Friday, 6 September 2013

Auditory Sequential Memory

Well just when you think Spring is here and it should be getting warmer all the winter woollies come out again and the garden is totally confused as to what it should be doing.  Good thing we know exactly what we are doing at Head Start and this week we have been practising Auditory Sequential Memory.
 
Auditory Sequential Memory is the ability to remember things heard in sequence. This helps with other tasks such as learning to spell, repeating number sequences and recalling events. Obviously this is an important skill for us adults, its always good to be able to remember that list of things your better half asked you to do (even if it was during the sports news.....). So it is never to early to start practising this auditory skill.

Our littlest Head Starters listened carefully to our Gibber Gabber game and some even started to mimic the crazy noises back proving that they were retaining that weird auditory sequential information! Try it at home and see how you get on, all you need to do is make up some weird noises and encourage your little one to say them back to you, trust me, the weirder the better, eg. meep meep meep. screech screech boop... how long a sequence can you come up with?!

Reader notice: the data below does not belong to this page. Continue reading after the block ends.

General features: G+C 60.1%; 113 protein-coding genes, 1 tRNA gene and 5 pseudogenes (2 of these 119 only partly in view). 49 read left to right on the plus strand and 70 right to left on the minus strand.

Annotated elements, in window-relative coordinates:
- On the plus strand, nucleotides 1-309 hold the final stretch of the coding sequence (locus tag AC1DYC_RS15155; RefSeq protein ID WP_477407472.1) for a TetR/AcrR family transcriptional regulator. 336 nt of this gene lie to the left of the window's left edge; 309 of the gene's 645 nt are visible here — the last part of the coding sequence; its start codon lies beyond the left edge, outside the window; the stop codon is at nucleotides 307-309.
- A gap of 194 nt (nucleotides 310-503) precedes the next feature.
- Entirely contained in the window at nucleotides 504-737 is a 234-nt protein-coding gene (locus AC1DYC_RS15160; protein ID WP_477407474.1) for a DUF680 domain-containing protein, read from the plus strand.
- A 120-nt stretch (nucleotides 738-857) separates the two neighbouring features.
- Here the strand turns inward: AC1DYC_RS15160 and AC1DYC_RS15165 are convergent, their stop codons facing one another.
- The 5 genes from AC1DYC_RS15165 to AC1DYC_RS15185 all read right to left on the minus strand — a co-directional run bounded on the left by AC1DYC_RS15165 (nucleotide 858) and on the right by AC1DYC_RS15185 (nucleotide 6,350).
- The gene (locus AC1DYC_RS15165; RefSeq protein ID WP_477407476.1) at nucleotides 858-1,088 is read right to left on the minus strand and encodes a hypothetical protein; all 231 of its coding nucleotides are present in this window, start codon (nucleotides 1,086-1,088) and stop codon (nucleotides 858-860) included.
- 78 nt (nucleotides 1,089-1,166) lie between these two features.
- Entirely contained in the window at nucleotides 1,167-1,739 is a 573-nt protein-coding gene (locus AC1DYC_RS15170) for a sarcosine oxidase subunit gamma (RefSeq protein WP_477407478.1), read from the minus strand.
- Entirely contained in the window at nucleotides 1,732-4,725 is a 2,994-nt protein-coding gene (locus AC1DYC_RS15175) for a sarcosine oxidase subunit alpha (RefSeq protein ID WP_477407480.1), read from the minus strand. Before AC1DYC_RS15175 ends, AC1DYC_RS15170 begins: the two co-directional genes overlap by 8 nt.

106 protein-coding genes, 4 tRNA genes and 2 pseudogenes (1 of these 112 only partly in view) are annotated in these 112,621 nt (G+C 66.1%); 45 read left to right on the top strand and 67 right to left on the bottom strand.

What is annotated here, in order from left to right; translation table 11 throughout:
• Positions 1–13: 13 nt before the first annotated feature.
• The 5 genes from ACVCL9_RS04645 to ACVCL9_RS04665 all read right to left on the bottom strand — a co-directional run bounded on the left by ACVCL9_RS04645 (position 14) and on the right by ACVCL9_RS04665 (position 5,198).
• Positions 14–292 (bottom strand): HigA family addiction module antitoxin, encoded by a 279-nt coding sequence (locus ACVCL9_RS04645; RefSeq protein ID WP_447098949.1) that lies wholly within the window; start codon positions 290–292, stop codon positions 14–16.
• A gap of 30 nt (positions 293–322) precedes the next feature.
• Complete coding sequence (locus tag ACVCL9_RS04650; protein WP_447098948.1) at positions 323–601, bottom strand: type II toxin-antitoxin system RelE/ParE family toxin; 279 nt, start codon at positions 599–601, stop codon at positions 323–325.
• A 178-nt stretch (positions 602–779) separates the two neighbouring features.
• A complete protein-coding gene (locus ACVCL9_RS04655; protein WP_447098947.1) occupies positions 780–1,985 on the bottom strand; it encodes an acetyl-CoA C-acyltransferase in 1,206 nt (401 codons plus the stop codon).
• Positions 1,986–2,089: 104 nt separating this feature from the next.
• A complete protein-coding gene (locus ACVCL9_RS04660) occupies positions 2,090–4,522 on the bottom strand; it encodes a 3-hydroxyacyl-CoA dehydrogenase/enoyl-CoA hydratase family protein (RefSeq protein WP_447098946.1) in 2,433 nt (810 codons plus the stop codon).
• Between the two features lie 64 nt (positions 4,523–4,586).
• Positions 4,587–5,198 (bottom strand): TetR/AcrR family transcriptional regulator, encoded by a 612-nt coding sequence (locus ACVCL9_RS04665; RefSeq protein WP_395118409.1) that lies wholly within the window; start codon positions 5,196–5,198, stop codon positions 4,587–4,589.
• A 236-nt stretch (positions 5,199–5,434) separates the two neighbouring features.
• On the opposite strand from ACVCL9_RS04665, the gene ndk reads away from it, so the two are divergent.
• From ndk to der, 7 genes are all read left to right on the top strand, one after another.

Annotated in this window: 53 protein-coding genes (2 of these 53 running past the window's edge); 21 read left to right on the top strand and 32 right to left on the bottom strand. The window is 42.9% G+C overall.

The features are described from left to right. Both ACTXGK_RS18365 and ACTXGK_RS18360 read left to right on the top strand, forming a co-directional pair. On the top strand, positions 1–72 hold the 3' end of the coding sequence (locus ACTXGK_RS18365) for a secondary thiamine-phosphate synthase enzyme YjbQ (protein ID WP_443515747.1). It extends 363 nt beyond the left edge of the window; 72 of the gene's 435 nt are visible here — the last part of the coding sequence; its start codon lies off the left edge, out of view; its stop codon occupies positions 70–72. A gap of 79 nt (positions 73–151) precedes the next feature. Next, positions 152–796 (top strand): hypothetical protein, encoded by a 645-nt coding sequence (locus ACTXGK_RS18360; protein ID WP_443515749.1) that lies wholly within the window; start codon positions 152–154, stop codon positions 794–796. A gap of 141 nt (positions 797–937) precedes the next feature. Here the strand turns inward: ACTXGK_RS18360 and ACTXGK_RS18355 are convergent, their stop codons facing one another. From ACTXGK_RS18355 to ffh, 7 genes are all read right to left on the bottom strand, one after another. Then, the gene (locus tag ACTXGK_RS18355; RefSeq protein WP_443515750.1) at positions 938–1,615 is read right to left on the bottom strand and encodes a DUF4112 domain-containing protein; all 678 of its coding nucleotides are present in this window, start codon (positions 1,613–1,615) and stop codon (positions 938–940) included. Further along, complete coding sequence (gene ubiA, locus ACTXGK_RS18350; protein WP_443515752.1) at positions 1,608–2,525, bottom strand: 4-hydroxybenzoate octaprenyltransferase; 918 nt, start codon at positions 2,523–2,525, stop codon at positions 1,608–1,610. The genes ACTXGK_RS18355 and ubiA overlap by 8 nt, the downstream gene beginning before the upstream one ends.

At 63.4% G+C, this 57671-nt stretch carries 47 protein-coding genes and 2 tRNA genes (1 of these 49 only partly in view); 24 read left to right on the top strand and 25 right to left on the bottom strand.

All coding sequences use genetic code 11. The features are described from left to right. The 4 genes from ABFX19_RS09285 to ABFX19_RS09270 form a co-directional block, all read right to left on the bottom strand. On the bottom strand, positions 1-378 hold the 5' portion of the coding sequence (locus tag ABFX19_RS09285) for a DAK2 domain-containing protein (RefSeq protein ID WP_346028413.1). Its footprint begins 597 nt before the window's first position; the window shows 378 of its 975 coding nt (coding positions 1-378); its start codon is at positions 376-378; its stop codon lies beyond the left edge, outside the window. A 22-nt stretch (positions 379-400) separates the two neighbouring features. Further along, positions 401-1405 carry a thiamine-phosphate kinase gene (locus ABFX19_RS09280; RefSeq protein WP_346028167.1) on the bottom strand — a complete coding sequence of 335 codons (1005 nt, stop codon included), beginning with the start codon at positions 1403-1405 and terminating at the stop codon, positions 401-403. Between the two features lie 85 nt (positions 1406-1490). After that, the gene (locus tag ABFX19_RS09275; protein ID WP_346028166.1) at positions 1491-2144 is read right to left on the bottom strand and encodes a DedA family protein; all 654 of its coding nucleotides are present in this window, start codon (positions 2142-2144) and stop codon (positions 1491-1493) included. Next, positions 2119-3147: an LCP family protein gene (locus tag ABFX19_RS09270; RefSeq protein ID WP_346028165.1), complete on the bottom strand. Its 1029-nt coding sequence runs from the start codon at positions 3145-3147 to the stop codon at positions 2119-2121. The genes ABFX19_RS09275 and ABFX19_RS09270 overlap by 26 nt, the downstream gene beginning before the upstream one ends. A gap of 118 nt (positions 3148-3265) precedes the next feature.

We also read through some classic fairy tales and used picture cards to see if the kids could remember what they had heard and re-create the story - Little Red Riding Hood and The Three Bears were definite hits! Our older kids listened carefully to number sequences and tried to remember what they had heard to make the same sequence on the whiteboard.
 
This auditory skill is something that we are actually encouraging often by asking our little people to follow basic instructions during their day. Try to remember to keep the instructions short and concise to start with and as your child develops you can make the instructions longer and more complex. To start with just 2 stage instructions are a good idea to keep it achievable - your child will love the praise you offer when they succeed! For the older kids you can practise by asking them to recall what they did over the day or play games like calling out a number sequence or a letter sequence to see what they can remember, this is also a great way to start with basic maths and spelling - fridge magnets are a great resource for this and might help to keep little minds busy while you are sorting out the tea!
 
Have a great weekend and we look forward to seeing you next week at our Head Start Headquarters for lots more fun.
 
From the Head Start Team
 
 

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